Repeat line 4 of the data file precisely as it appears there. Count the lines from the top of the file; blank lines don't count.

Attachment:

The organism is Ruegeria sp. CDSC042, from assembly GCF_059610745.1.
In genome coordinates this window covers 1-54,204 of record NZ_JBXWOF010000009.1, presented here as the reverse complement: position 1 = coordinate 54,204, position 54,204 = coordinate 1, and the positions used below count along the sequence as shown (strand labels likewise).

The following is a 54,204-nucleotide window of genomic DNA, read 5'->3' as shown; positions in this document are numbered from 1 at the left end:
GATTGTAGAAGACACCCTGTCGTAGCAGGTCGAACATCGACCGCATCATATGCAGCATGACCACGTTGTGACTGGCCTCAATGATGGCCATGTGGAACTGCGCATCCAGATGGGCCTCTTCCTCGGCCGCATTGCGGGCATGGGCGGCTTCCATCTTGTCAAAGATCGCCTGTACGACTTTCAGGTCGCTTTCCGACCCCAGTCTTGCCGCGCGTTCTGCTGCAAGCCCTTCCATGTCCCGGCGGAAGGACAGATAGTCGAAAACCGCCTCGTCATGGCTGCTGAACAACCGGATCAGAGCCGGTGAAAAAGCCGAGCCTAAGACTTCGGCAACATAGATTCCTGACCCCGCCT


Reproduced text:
GATTGTAGAAGACACCCTGTCGTAGCAGGTCGAACATCGACCGCATCATATGCAGCATGACCACGTTGTGACTGGCCTCAATGATGGCCATGTGGAACTGCGCATCCAGATGGGCCTCTTCCTCGGCCGCATTGCGGGCATGGGCGGCTTCCATCTTGTCAAAGATCGCCTGTACGACTTTCAGGTCGCTTTCCGACCCCAGTCTTGCCGCGCGTTCTGCTGCAAGCCCTTCCATGTCCCGGCGGAAGGACAGATAGTCGAAAACCGCCTCGTCATGGCTGCTGAACAACCGGATCAGAGCCGGTGAAAAAGCCGAGCCTAAGACTTCGGCAACATAGATTCCTGACCCCGCCT